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Isospin current

  1. Mar 23, 2013 #1
    We know that electromagnetic current can be written as [tex] j^{\mu}_{em} = \frac{1}{6} \bar{Q} \gamma^\mu Q + \bar{Q} \gamma^\mu \frac{\tau^3}{2} Q [/tex] where [itex] Q = \begin{pmatrix} u \\ d \end{pmatrix} [/itex]. We say this induces a transition with [itex] |\Delta I|=1, \Delta I_z =0 [/itex]. What should we understand under that last statement? How do we see that?
     
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  3. Mar 25, 2013 #2

    samalkhaiat

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    Science Advisor

    It means that the hadronic em-current (to lowest order in e) contains a part which transforms like a SCALAR ( iso-scalar, [itex]I = 0[/itex]) under [itex]SU(2)[/itex] and a part which transforms like the 3rd component of an ISO-VECTOR ([itex]I = 1 , I_{ 3 } = 0[/itex]):
    [tex]
    J^{ \mu }_{ \mbox{ em } } ( x ) = J^{ \mu }_{ \mbox{ em } , I = 0 } ( x ) + J^{ \mu }_{ \mbox{ em } , I = 1 , I_{ 3 } = 0 } ( x )
    [/tex]
    or
    [tex]
    J^{ \mu }_{ \mbox{ em } } ( x ) = S^{ \mu } ( x ) + V^{ \mu }_{ 3 } ( x )
    [/tex]
    The two pieces are separately conserved, reflecting conservation of Baryon number and 3rd component of iso-spin. Indeed, it is easy to see that
    [tex]
    I^{ 2 } V^{ \mu }_{ 3 } ( 0 ) | 0 \rangle = I_{ i } [ I_{ i } , V^{ \mu } ( 0 ) ] | 0 \rangle = \epsilon_{ i k 3 } \epsilon_{ i k l } V^{ \mu }_{ l } ( 0 ) | 0 \rangle = 2 V^{ \mu }_{ 3 } ( 0 ) | 0 \rangle .
    [/tex]
    This means that [itex]V^{ \mu }_{ 3 } ( 0 ) | 0 \rangle[/itex] is an eigenstate of [itex]I^{ 2 }[/itex] with eigenvalue [itex]1 ( 1 + 1 ) = 2[/itex], i.e. the iso-vector part of the hadronic em-current connects the vacuum to states with [itex]I = 1 , I_{ 3 } = 0[/itex].

    I leave you to conclude that
    [tex]
    I ( I + 1 ) \langle 0 | S^{ \mu } ( 0 ) | I , I_{ 3 } = 0 \rangle = 0 ,
    [/tex]
    which means that the iso-scalar part of the em-current, only connects the vacuum to states of total iso-spin zero.
    Good luck

    Sam
     
  4. Mar 25, 2013 #3
    Thanks for reply.

    Why I3 is zero? What type of transitions should we understand? Why is there Delta?
     
    Last edited: Mar 25, 2013
  5. Mar 28, 2013 #4

    samalkhaiat

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    Science Advisor

    I don’t understand what you mean by “what type of transitions”. I also don’t know how much you know about the subject. However, I can tell you what you need to know.
    The Lagrangian of the quarks iso-doublet has three symmetries:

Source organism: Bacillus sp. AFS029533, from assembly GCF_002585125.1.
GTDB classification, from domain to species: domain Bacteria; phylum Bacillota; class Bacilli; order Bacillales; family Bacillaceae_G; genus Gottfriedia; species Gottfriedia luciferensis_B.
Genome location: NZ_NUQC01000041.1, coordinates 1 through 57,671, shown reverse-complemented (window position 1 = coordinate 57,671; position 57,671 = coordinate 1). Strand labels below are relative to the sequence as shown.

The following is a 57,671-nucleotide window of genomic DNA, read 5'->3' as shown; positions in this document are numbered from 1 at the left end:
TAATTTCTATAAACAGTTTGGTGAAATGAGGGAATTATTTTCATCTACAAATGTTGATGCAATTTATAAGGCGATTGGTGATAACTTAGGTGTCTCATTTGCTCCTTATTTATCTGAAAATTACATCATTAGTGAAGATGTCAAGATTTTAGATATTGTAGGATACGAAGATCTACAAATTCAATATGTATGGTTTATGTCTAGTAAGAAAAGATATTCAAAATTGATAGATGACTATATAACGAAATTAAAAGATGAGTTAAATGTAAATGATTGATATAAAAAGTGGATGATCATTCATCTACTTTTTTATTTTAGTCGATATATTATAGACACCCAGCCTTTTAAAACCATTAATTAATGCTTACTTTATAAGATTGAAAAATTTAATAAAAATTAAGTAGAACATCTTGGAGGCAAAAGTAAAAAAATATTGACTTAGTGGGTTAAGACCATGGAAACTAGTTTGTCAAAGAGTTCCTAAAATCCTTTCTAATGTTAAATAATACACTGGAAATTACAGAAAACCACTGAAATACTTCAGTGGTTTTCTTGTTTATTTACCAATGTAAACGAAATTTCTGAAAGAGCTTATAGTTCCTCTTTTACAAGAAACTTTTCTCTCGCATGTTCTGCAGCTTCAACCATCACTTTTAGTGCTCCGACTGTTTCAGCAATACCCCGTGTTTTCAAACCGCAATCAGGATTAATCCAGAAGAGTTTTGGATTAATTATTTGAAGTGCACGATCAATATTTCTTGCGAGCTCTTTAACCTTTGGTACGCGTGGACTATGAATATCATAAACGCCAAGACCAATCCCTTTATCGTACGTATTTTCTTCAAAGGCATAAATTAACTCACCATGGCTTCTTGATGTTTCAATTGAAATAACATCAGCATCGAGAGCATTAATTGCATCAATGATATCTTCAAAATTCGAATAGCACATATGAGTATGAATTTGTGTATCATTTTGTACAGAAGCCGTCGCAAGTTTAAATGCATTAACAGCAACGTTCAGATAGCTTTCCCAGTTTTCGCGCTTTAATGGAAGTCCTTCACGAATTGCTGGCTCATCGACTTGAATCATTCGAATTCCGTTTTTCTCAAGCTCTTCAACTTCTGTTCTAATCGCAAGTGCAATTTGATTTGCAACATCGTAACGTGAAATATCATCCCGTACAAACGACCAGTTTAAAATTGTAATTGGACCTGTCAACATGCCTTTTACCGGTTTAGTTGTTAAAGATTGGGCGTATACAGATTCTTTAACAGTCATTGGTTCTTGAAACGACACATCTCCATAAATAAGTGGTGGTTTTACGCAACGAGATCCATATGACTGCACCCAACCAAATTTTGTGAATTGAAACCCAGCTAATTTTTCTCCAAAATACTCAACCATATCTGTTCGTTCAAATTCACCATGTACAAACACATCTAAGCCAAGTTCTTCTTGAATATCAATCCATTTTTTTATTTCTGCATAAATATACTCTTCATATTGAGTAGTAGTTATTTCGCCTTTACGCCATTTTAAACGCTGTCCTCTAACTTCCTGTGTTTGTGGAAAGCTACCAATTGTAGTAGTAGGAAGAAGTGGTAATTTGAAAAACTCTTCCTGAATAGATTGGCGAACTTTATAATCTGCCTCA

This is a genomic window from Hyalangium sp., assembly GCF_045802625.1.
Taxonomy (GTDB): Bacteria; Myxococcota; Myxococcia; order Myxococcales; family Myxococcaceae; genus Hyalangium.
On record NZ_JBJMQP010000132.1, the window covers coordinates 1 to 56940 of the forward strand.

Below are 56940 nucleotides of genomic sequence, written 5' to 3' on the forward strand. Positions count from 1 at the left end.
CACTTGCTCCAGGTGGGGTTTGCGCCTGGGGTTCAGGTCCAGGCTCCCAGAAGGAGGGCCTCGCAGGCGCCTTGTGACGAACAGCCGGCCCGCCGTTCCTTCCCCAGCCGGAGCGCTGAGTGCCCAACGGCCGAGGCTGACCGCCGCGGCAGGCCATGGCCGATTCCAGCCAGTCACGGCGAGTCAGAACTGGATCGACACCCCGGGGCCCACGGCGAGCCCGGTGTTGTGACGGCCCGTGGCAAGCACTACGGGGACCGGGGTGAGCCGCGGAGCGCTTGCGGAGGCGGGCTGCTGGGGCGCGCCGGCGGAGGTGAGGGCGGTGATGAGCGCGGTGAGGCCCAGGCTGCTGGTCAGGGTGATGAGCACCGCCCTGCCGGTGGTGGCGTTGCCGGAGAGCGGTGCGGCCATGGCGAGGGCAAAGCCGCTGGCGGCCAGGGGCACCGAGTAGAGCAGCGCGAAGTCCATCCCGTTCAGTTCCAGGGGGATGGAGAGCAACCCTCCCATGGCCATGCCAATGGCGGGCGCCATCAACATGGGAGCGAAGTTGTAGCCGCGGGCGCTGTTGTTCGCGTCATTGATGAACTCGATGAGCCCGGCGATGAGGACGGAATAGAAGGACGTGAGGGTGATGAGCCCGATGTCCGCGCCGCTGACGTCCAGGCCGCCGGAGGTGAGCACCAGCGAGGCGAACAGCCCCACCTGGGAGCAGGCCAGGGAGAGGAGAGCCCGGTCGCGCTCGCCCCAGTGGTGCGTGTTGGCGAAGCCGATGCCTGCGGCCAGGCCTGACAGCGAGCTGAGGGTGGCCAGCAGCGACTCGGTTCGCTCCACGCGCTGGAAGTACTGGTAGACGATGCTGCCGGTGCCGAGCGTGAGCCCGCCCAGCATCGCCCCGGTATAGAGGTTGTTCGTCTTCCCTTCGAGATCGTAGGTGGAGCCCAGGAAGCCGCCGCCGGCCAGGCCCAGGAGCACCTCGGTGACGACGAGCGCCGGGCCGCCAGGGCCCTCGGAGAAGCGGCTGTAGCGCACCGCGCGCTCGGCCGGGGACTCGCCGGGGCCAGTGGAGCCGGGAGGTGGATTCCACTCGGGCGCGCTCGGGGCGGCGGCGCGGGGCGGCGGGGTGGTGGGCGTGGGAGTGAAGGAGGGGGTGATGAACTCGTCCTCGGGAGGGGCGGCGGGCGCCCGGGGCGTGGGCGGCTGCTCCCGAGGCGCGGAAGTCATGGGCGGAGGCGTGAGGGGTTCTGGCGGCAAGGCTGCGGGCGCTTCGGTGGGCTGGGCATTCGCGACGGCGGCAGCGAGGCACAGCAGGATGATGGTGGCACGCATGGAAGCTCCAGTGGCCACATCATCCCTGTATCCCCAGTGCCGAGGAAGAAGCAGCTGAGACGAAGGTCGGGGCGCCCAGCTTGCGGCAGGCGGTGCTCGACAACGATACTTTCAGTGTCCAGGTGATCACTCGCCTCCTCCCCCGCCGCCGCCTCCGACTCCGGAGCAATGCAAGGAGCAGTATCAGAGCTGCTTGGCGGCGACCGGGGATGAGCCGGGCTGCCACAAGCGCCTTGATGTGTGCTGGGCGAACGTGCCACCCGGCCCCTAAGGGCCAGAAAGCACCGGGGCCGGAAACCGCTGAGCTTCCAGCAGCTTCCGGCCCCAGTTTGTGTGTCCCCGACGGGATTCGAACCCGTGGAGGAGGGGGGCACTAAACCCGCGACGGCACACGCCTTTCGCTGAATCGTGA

i) The invariance under a simultaneous phase change of the up and down quark fields, [itex]U_{ B } (1)[/itex], given by

    [tex]\delta \Psi = - i \alpha \Psi ,[/tex]

    leads to the conserved current

    [tex]S^{ \mu } ( x ) = \bar{ \Psi } ( x ) \gamma^{ \mu } \Psi ( x ) ,[/tex]

    and to the constant charge

    [tex]
    B = \int d^{ 3 } x \ S^{ 0 } ( x ) = \int d^{ 3 } x \ \left( u^{ \dagger } (x) u ( x ) + d^{ \dagger } ( x ) d ( x ) \right) ,
    [/tex]
    which we call the Baryon Number.

    ii) The invariance of the theory under iso-spin transformations, [itex]SU( 2 )[/itex],

    [tex]\delta \Psi = - i \vec{ \beta } \cdot \frac{ \vec{ \tau } }{ 2 } \Psi ,[/tex]

    leads to the conserved isotopic spin current

    [tex]\vec{ J }_{ \mu } ( x ) = \bar{ \Psi } ( x ) \gamma_{ \mu } \frac{ \vec{ \tau } }{ 2 } \Psi ( x ) .[/tex]

    Its associated constant charges (iso-vector) are given by

    [tex]
    T^{ a } = \frac{ 1 }{ 2 } \int d^{ 3 } x \Psi^{ \dagger } ( x ) \tau^{ a } \Psi ( x ) .
    [/tex]

    iii) The invariance under [itex]U_{ em } (1)[/itex] transformation, given by,

    [tex]
    \delta \Psi = - i \epsilon ( \frac{ I }{ 6 } + \frac{ \tau^{ 3 } }{ 2 } ) \Psi ,
    [/tex]

    gives us the conserved electromagnetic current

    [tex]J_{ em }^{ \mu } = \bar{ \Psi } \gamma^{ \mu } \left( \frac{ I }{ 6 } + \frac{ \tau^{ 3 } }{ 2 } \right) \Psi .[/tex]

    This can be written as

    [tex]J_{ em }^{ \mu } ( x ) = \frac{ 1 }{ 6 } S^{ \mu } ( x ) + J^{ \mu }_{ 3 } ( x )[/tex]

    Integrating the time component of this current leads to the well-known relation

    [tex]Q_{ em } = \frac{ B }{ 6 } + T_{ 3 } .[/tex]

    In order to study the collisions of hadrons, we need to know the properties of all possible intermediate states. Therefore, we are led to consider the matrix elements [itex]\langle 0 | J_{ em }^{ \mu } ( 0 ) | n \rangle[/itex], where [itex]| n \rangle[/itex] is a set of ( small mass) intermediate states. From the properties of the vacuum, [itex]| 0 \rangle[/itex], and [itex]J_{em}^{ \mu }[/itex] (under the above symmetries), we can prove the following properties of [itex]| n \rangle[/itex]:

    1) [itex]| n \rangle[/itex] has zero electric charge and zero Baryon number.

    2) [itex]| n \rangle[/itex] is an eigenstate of the charge conjugation operator [itex]C[/itex], with eigenvalue [itex]C = - 1[/itex].

    3) The total angular momentum and parity ([itex]J^{ P }[/itex]) of [itex]| n \rangle[/itex] is [itex]1^{ - 1 }[/itex].

    4) The total isotopic spin of [itex]| n \rangle[/itex], [itex]T[/itex], is either [itex]0[/itex] or [itex]1[/itex].

    Try to prove these properties yourself. If you got stuck on any one, you can ask me for help.

    Regards

    Sam
     
    Last edited: Mar 28, 2013
  6. Mar 31, 2013 #5
    thanks.
     
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